“Ten years ago you could have driven this car down the street, and young boys would have grabbed at their tinkles. Now, pretty much everyone stands there and shakes their heads”

It’s a good point, and that’s before we get to Uber, which has realised that we don’t need a car. But that we do need one at 4.15am on Tuesday.

People have started to realise that for 90% of the time their car just sits on the street doing nothing except costing money. So why not get rid of it and use a man in a Toyota Prius for the 10% of the time when they need to go somewhere?

Now, I know I reviewed a Honda only last week, but I then drove the car pictured here and realised it quite neatly sums up my point. A number of years ago Honda made a car called the Civic Type R that revved as if it were running on nitrous, handled as though its tyres were made from glue and roared and snarled as if it were very angry about something. To this day that car is revered in some quarters as a deity.

But then, one day, Honda pulled the plug and decided to make cars exclusively for pensioners and Americans, which are the same thing.

Now, though, the Type R is back, and as you can see in the picture, it’s no shrinking violet. Nor does it follow the age-old hot-hatchback recipe of taking one ordinary cooking car and adding a bigger engine and bucket seats. It’s way more complicated than that.

It’s so complicated, in fact, that really it isn’t a Civic at all. The rear suspension is different, and at the front it has a system like that of no other car at all. It’s slightly similar to the RevoKnuckle arrangement on a Ford Focus RS, but better, apparently. Cleverer. More able to deal with sudden gobs of torque from the engine.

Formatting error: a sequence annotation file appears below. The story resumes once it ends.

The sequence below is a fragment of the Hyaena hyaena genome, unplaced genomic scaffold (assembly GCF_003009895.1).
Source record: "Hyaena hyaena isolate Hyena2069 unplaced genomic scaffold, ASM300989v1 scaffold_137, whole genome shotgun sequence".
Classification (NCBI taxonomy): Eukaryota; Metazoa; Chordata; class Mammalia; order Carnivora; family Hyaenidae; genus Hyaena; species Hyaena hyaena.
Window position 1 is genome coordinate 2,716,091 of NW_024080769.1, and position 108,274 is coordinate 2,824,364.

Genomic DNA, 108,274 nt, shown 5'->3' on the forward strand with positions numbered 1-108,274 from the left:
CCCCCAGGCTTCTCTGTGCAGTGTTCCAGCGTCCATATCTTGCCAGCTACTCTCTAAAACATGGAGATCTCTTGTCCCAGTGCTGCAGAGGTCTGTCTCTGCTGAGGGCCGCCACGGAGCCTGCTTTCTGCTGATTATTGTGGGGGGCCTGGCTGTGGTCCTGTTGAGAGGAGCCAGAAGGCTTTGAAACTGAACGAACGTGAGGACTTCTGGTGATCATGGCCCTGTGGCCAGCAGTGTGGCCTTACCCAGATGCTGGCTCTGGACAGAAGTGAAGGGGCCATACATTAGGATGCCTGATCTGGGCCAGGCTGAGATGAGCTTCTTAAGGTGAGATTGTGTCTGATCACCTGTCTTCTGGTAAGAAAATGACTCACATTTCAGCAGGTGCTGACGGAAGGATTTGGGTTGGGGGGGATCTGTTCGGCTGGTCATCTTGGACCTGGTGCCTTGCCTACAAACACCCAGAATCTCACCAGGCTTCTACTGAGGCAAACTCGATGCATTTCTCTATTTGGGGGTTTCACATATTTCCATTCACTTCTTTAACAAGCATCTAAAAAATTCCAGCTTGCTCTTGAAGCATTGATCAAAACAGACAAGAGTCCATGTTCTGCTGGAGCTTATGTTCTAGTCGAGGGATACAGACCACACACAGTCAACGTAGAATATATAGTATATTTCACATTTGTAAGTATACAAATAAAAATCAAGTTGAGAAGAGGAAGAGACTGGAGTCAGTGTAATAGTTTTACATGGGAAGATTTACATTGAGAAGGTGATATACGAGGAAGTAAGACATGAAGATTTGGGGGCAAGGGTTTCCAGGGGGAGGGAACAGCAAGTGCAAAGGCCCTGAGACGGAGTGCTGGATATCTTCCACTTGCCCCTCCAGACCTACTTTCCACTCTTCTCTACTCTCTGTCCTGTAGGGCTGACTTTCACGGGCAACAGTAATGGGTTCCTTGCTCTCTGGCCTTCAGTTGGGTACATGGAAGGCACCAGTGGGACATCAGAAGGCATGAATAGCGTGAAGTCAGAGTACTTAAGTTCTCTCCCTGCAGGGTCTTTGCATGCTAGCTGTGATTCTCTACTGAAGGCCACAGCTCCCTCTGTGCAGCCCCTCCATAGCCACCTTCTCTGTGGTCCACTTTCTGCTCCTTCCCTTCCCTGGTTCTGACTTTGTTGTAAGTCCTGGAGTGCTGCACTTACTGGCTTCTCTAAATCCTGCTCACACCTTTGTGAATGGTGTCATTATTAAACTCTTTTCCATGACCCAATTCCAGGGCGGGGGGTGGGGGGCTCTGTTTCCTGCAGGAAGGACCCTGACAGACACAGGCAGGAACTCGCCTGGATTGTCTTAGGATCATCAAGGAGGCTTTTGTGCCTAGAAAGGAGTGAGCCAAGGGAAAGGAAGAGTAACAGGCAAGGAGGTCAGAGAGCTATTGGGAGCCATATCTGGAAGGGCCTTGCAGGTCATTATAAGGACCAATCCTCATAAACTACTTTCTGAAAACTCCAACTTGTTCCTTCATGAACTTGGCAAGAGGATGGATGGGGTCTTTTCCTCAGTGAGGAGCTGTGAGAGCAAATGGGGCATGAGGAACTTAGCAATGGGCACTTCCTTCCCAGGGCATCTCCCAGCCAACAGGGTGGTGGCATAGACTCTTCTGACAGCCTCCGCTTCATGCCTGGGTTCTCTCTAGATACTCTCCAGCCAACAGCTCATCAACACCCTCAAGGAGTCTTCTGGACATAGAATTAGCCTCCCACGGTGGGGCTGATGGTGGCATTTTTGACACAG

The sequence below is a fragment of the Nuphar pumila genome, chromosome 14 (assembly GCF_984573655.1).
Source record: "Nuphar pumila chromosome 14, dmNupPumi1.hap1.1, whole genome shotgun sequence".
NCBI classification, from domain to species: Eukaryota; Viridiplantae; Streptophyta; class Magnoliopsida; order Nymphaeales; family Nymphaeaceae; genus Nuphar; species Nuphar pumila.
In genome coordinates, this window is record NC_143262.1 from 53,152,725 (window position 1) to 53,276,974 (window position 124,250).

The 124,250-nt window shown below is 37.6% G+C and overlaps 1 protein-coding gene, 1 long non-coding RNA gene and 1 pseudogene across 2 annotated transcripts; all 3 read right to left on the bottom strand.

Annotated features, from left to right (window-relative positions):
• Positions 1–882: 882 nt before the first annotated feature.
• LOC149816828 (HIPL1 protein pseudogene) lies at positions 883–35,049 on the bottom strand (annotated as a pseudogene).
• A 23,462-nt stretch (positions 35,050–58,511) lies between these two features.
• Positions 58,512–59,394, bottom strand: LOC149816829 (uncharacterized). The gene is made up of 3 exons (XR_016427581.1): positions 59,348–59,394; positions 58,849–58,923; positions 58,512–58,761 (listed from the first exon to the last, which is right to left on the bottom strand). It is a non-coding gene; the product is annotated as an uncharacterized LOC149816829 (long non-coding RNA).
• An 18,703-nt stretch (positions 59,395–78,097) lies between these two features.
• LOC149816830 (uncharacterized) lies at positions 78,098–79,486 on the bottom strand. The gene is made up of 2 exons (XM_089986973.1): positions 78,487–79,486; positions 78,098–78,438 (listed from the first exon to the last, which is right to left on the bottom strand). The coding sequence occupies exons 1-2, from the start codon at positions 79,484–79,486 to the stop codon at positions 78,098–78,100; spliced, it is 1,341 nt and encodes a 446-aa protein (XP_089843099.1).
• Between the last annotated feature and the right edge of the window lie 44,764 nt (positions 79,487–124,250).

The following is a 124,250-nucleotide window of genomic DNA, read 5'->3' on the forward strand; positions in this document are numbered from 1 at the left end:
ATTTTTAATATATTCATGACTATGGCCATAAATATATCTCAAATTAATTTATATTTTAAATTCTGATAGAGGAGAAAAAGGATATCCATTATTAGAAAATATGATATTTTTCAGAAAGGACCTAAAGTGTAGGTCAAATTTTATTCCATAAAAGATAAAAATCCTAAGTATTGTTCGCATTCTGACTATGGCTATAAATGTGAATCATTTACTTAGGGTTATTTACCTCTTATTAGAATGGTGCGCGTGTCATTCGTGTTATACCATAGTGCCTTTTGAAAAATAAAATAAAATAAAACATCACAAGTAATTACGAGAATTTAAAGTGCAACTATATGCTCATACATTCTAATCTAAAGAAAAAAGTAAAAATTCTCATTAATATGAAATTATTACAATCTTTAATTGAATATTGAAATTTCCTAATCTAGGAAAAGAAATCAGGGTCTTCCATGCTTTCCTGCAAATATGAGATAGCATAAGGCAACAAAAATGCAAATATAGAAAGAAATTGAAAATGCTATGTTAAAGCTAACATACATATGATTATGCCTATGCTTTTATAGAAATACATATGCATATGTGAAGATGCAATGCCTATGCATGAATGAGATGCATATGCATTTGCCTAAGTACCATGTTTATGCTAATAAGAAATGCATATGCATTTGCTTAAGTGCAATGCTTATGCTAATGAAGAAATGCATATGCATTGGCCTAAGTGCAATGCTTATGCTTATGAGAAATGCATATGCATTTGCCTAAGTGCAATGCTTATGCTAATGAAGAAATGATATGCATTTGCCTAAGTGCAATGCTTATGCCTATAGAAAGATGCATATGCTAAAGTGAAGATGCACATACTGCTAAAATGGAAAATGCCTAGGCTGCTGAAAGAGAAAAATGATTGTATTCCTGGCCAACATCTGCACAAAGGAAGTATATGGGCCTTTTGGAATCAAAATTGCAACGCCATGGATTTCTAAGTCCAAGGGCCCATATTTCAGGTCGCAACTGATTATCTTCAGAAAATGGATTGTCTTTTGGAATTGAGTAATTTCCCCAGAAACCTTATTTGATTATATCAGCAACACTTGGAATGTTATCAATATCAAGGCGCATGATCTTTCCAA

Which is necessary, because the engine in the old Civic Type R produced almost 200bhp. In the latest one you get a colossal 306bhp. That’s 306 brake horsepower from a 2-litre engine. And you get 150 more torques. Crikey.

But the most striking thing about this car is the way it looks. Honda says that all the wings and the splitters have an aerodynamic point. It says that without them the Type R would not have been able to hold the front-wheel-drive Nürburgring lap record. (Until Volkswagen took it away recently with a stripped-out Golf GTI.)

Ten years ago you could have driven this car down the street, and young boys would have jumped up and down and grabbed at their tinkles. Youths would have swooned. Dads would have become wistful. Not any more. Now, pretty much everyone stands with their hands on their hips and slowly shakes their heads. It’s the look you give a naughty dog.

So you need thick skin to drive a Type R. But is it worth it? Hmmm. Not sure. The engine, though undoubtedly powerful, lacks much in the way of aural excitement and is patchy in the way it delivers the grunt. Honda is a newcomer to turbocharging and it sort of shows.

And the chassis is so good, it makes the car feel a little bit dull. A hot hatch should put a smile on your face. It should be like a puppy. This feels a bit serious.


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Of course, if you are a serious helmsman, you will admire its ability to grip and go. And you’ll love the lap times it can produce at a track. But if you are a serious helmsman, why would you buy a car with front-wheel drive?

And whoever you are, you will certainly tire very quickly of getting out of the seat when you reach journey’s end. The bucket is so pronounced and the side bolsters so high, it’s nigh-on impossible. I also found the interior a bit clever-clever.

Overall, then, it’s not Honda’s best effort. But that’s OK, because the company has already announced that next year it will replace the car with a new Type R.

I’m glad that Honda is still trying. But I fear it is chasing a market that doesn’t really exist any more.

Head to head

Honda Civic Type R VW Golf R 6Spd Man
Price £30,000 £34,455
Power 306bhp 296bhp
0-62mph 5.7sec 5.1sec
Top speed 168mph 155mph